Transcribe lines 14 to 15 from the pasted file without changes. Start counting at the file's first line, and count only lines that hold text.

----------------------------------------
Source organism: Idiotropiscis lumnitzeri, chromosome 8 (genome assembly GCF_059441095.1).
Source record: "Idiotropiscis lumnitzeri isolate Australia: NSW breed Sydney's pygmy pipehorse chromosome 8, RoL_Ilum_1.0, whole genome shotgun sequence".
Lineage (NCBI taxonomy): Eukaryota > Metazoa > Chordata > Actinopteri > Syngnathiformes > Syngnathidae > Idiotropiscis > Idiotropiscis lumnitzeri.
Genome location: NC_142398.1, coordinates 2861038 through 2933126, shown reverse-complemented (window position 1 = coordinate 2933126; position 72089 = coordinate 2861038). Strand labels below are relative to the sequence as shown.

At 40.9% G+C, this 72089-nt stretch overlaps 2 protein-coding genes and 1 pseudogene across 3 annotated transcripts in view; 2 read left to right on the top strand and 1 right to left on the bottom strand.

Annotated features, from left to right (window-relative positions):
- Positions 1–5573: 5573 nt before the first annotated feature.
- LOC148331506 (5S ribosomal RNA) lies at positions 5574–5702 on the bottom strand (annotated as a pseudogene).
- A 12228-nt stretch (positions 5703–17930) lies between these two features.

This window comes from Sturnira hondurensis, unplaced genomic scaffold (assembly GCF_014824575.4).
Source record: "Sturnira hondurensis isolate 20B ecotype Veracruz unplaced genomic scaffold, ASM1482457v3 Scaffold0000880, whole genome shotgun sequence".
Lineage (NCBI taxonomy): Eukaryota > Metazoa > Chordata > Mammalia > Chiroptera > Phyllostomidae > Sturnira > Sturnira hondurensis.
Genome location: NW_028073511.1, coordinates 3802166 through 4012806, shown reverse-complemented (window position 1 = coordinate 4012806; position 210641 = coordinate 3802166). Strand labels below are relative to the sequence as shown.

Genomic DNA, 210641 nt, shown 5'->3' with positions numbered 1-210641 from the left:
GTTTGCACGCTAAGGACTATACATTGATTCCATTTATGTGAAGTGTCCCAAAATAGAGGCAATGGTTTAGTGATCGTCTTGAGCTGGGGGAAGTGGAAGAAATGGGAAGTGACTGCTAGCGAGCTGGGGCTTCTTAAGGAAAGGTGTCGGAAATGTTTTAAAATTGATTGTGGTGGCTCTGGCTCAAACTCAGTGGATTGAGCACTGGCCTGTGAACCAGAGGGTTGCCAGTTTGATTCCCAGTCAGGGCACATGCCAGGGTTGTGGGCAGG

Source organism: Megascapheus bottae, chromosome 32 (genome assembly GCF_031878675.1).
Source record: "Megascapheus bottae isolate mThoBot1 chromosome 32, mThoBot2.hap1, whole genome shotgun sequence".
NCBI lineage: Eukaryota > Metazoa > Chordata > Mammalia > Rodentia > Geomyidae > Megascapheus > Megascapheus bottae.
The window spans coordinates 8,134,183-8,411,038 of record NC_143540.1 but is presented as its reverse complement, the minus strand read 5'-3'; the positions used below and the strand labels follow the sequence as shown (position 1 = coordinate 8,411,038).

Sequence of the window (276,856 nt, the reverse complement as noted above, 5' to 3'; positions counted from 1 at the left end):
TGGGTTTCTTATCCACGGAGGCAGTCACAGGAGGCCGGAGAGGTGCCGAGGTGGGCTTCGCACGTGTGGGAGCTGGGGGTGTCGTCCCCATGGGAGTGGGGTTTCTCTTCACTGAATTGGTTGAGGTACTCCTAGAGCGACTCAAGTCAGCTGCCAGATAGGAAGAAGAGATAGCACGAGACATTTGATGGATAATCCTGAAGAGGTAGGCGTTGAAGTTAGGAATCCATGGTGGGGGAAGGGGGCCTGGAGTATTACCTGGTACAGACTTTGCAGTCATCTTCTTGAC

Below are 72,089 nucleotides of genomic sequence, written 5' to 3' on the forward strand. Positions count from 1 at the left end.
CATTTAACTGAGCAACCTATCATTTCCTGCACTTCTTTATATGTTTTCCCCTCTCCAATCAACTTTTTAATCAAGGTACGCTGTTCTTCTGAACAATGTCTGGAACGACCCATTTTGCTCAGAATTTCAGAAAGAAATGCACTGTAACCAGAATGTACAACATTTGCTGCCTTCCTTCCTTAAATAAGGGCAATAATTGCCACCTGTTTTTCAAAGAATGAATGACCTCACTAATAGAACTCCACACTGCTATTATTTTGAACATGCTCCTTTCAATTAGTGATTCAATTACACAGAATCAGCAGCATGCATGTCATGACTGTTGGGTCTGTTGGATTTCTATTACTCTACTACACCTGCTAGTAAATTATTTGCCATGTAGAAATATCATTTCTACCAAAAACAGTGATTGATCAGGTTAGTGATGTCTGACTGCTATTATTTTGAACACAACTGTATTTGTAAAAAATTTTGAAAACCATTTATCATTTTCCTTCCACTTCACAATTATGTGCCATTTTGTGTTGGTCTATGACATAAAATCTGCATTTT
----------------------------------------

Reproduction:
Genomic DNA, 210641 nt, shown 5'->3' with positions numbered 1-210641 from the left:
GTTTGCACGCTAAGGACTATACATTGATTCCATTTATGTGAAGTGTCCCAAAATAGAGGCAATGGTTTAGTGATCGTCTTGAGCTGGGGGAAGTGGAAGAAATGGGAAGTGACTGCTAGCGAGCTGGGGCTTCTTAAGGAAAGGTGTCGGAAATGTTTTAAAATTGATTGTGGTGGCTCTGGCTCAAACTCAGTGGATTGAGCACTGGCCTGTGAACCAGAGGGTTGCCAGTTTGATTCCCAGTCAGGGCACATGCCAGGGTTGTGGGCAGG